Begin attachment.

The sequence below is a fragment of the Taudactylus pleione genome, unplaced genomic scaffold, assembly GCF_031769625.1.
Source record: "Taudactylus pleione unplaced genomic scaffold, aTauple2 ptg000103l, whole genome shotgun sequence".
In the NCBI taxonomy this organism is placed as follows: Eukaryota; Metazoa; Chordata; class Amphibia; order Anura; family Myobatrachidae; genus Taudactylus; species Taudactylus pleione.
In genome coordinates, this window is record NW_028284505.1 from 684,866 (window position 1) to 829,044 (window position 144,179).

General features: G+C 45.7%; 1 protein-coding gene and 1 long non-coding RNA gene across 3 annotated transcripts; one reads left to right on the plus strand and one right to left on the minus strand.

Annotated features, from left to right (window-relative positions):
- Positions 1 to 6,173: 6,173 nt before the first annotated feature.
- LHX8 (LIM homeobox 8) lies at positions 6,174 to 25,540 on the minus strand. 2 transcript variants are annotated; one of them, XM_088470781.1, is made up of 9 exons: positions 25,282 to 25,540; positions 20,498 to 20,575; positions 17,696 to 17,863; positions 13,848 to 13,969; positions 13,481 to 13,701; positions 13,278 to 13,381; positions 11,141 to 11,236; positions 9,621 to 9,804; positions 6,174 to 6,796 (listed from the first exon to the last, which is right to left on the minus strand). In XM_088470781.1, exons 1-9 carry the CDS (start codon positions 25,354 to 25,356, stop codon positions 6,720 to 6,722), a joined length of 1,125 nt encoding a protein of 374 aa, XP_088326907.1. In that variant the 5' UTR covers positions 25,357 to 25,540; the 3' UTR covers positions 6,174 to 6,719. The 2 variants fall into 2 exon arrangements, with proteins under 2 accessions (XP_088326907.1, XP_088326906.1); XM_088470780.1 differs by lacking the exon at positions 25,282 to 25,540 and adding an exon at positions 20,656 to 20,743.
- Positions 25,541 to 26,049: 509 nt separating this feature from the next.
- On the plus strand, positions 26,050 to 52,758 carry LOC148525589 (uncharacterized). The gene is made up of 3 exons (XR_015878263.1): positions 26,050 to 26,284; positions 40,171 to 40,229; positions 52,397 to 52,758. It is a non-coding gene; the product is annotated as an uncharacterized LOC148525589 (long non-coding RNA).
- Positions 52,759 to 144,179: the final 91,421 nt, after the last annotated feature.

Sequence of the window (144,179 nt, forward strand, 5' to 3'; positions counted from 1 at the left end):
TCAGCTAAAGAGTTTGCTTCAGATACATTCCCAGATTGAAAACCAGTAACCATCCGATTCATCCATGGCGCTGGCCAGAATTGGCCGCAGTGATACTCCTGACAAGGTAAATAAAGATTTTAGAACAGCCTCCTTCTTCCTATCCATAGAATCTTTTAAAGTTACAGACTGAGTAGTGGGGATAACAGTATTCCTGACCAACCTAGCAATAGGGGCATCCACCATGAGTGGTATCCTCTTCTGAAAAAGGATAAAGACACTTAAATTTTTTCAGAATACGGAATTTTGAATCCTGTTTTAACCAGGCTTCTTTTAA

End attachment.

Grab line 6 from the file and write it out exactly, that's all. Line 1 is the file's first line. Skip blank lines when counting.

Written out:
Annotated features, from left to right (window-relative positions):